1. What is Kubernetes security?
Kubernetes security comprises the four areas of a Kubernetes cluster deployment that need to be protected: cloud, cluster, container, and code. Whether the Kubernetes cluster is built on an on-premises network or in the cloud, the environment has to conform to basic security best practices. Security for the cluster itself requires proper configurations and hardening of microservices and APIs that comprise the application.
Securing the container and code starts with good design practices, such as keeping the code base small and restricting unnecessary user privileges. And like any deployed applications, Kubernetes clusters should be tested and scanned regularly for vulnerabilities.
2. What are the recommended security measures for Kubernetes?
With Kubernetes, security-conscious developers should keep clusters as simple as possible, using a minimal host OS and running CIS Benchmark tests throughout the development pipeline. Recommended best practices also include:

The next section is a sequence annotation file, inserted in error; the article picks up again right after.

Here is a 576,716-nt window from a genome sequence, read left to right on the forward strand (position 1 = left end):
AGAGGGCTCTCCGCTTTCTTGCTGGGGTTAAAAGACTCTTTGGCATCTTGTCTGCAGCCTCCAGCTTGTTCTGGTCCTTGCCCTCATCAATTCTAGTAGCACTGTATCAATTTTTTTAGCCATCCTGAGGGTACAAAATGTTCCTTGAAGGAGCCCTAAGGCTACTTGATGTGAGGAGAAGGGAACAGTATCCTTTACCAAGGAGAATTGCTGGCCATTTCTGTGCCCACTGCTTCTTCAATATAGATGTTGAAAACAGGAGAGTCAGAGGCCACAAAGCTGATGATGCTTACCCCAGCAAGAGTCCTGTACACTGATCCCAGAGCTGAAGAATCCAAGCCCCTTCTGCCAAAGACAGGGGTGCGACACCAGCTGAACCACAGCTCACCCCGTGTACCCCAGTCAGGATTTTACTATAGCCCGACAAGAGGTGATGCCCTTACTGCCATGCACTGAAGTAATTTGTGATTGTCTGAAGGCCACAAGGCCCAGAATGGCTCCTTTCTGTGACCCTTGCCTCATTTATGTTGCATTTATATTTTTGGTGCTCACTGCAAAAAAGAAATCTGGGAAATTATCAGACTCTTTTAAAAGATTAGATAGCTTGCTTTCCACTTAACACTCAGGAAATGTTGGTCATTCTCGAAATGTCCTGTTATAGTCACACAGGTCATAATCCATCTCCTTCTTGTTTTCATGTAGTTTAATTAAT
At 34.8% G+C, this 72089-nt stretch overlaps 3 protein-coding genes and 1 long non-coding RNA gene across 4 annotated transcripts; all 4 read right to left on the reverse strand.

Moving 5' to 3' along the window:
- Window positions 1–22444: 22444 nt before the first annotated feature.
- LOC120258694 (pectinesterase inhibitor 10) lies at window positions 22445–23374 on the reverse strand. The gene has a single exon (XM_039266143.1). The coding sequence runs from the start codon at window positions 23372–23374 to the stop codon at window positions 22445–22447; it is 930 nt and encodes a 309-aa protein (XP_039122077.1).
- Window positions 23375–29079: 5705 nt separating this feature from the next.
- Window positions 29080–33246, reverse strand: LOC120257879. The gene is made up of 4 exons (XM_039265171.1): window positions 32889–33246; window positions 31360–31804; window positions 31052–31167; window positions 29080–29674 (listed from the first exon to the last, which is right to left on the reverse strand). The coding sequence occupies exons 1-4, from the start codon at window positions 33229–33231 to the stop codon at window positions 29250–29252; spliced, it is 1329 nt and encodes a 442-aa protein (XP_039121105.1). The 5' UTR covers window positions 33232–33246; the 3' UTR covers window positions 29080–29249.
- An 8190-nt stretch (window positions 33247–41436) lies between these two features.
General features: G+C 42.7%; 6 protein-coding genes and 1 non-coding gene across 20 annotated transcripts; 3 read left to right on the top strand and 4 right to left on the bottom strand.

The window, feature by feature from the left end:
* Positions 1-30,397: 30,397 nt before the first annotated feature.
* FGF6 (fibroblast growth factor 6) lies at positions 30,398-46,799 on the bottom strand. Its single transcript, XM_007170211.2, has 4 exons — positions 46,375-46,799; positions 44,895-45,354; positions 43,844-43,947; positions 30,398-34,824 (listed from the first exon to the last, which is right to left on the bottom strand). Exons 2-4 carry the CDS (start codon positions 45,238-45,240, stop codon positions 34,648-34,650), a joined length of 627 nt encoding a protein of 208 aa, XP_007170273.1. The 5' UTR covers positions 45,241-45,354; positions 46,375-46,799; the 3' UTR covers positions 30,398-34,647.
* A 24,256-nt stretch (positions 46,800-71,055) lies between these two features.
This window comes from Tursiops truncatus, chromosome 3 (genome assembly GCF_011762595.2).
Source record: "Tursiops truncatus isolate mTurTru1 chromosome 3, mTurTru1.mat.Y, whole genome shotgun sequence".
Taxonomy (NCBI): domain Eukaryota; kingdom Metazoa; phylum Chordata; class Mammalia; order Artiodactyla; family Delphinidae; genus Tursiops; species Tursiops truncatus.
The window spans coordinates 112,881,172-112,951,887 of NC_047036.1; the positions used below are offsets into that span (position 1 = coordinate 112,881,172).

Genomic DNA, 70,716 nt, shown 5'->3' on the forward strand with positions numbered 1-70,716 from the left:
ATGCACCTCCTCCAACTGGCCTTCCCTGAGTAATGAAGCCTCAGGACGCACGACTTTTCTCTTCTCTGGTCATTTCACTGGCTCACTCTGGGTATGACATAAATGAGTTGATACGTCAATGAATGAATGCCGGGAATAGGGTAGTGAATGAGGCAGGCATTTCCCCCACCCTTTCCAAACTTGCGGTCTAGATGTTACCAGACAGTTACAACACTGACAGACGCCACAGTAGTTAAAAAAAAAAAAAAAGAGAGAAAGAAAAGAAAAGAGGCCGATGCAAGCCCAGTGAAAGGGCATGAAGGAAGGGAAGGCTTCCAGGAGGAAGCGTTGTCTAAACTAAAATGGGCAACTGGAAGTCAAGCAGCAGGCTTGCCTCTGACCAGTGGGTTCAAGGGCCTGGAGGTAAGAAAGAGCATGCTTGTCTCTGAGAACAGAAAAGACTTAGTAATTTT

- Scanning outside images from any source for vulnerabilities.
- Updating Kubernetes networking defaults and built-in security configurations to manage data flow, connection routing and pod access.
- Keeping access privileges as minimal as possible and use a read–only root filesystem to prevent attacks that install malware or change the file system.
- Using logically designed roll-based access control (RBAC) and TLS encryption to manage and safeguard communications.
And as with any modern security program, Kubernetes administrators should continuously monitor events and communications for suspicious activity.
3. What is container security?
Container security involves the tools, policies, and processes that protect container infrastructure and applications from attack. Because containerized environments involve layers of abstraction, they have wider and more complex attack surfaces than traditional environments. Container security must manage and protect the full stack of the environment. Security should control network communications with tools such as microsegmentation and containerized next-generation firewalls. Security teams also need to identify and fix vulnerabilities introduced at run-time. Container registries and their host servers need regular scanning for vulnerabilities and restricted access policies. And crucially, container hosts need to be hardened and scanned for vulnerabilities or file tampering.